1. cook (food) by dry heat without direct exposure to a flame, typically in an oven or on a hot surface. (thanks, Apple dictionary.)
So, microwaving counts as baking? Ok, great.
Because my oven decided to quite working on Friday night, which I found out as I was preparing to bake another zucchini loaf while the kid was in bed and Tony was out to a work function. Apparently, I don't deal well with this type of disappointment, as I watched the oven-door reflection me turn into a cursing, floor-banging, foot-stomping mess. Yeah, wow. The foot stomping is what gets me, too. Maybe a part of me thought a kitchen appliance could be intimidated. When all failed and I was done glaring at inanimate objects, I pouted in front of a few episodes of Breaking Bad and sulked to bed. It was that bad.
On Saturday I woke up with 24 hours to go until a BBQ with eight other Americans, an Australian, and our collective brood of eight children. I'd planned on an elegant nectarine galette. With my classy plans thwarted, I turned to the stepchild of the kitchen: the microwave. We use it sort of often, but never for real cooking. It's for warming up last night's green curry (which was cooked on the stove), heating the baby's milk before bed, and cooking the occasional trashy food like ramen noodles. It's the appliance no one admits to using often, but not many (Americans) could live without.
I shamefully googled "microwave baking." And that galette turned into the down-by-the-river, double-wide version of itself and was re-birthed as a gingered raspberry-nectarine cobbler. In the microwave.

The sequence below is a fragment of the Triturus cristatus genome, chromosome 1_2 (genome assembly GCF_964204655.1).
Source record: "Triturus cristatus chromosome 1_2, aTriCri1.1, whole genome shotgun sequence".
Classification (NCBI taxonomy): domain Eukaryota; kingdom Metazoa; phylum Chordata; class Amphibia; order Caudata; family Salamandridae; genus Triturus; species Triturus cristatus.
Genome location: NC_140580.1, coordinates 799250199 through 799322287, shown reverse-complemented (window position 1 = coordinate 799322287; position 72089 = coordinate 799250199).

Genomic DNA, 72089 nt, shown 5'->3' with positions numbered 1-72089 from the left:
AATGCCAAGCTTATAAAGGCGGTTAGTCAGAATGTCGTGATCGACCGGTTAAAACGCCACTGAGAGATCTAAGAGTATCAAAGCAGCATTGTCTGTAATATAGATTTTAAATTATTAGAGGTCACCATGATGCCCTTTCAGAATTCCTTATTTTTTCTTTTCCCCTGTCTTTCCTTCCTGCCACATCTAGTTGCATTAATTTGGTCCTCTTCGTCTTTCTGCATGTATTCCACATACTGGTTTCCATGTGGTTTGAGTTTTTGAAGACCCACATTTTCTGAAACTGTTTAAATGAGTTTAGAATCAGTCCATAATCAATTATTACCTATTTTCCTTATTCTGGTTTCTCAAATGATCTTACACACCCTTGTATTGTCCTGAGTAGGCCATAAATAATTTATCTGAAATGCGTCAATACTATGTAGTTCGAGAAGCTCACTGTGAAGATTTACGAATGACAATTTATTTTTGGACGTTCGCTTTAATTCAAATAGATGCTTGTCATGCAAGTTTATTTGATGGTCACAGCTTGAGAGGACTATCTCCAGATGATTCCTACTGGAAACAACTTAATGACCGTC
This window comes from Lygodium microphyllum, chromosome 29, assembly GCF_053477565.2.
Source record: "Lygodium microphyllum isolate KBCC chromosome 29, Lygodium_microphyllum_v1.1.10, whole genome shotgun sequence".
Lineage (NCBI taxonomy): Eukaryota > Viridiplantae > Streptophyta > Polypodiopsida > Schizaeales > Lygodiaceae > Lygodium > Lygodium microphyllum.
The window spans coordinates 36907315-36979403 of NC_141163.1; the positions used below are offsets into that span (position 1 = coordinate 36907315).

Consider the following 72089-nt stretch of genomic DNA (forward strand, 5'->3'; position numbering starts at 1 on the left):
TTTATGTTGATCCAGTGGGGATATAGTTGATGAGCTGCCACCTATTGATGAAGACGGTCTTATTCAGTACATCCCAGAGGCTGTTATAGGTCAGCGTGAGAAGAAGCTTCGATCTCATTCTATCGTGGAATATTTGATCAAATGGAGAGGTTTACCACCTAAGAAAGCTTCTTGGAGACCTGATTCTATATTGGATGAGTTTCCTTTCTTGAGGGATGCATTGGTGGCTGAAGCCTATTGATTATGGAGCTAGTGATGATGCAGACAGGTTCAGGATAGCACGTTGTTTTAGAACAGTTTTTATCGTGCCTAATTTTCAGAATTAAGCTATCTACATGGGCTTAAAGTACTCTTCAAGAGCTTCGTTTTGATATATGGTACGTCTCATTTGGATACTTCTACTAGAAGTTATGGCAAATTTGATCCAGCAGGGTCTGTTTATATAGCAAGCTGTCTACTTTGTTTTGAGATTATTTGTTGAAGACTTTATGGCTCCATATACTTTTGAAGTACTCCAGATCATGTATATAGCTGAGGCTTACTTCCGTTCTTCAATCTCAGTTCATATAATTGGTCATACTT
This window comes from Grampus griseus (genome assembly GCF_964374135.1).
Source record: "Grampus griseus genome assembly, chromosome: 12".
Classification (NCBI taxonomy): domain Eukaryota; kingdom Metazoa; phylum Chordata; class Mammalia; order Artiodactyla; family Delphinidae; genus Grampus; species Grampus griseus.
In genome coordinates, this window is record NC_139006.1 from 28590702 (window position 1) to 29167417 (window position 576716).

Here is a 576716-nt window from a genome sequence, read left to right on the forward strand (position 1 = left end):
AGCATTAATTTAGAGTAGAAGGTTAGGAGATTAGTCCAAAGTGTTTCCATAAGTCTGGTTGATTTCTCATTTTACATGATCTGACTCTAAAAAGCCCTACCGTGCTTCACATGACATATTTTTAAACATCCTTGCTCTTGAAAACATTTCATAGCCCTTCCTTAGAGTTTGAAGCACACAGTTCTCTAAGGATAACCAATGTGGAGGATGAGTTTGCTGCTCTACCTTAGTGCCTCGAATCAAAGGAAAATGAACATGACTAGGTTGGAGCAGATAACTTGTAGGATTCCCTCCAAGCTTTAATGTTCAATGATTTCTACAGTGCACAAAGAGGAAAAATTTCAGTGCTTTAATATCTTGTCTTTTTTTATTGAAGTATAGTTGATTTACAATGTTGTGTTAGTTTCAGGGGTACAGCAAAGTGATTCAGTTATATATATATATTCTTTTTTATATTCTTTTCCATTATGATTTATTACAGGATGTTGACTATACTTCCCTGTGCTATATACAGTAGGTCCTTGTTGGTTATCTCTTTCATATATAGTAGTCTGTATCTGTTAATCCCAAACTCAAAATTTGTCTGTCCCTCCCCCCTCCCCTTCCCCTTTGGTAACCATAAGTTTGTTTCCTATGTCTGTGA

While the end result was by no means spectacular, it was far better than edible and looked darn pretty served up in my favorite pie dish. So, folks, it can be done. You can have your microwave and bake in it, too.
SOS Gingered Raspberry-Nectarine Cobbler... in the microwave
adapted from the Deseret News
- 4 cups fresh nectarines, thinly sliced
- 1/2 cup fresh or frozen raspberries
- 1/2 cup brown sugar
- 5 tsp cornstarch
- 1/2 tsp ground each of nutmeg and cinnamon
- 2 teaspoons freshly grated ginger
- 1/3 cup water
- 3/4 cup all-purpose flour
- 2 Tbsp sugar
- 1 tsp baking powder
- 4 Tbsp butter
- 1 egg yolk, beaten
- 1/4 cup heavy cream
- In a microwave-safe pie dish or other similarly-sized glass baking dish, combine brown sugar, cornstarch, nutmeg, cinnamon, and ginger. Stir in water, then add fruit. Cook, uncovered, on 100 percent power (high) for 8-10 minutes or until liquid is thickened and bubbly and fruit is tender, stirring every 2 minutes.
- Meanwhile, for biscuit topping, in a medium mixing bowl stir together flour, sugar, and baking powder. Cut in butter until the mixture resembles coarse crumbs. Combine beaten egg yolk and cream; add all at once to dry ingredients. Stir just to moisten dry ingredients.
- Spoon topping onto hot filling, making 8-10 mounds around the edges of the casserole and leaving the center open. Cook, uncovered, on 50 percent power (medium) for 6 to 8 minutes or until done, giving the dish a half-turn once. (To check doneness, scratch the slightly wet surface of topping with a wooden toothpick. If done, a cooked texture will have formed underneath.) Serve warm with ice cream or light cream, if desired. Makes 8 servings.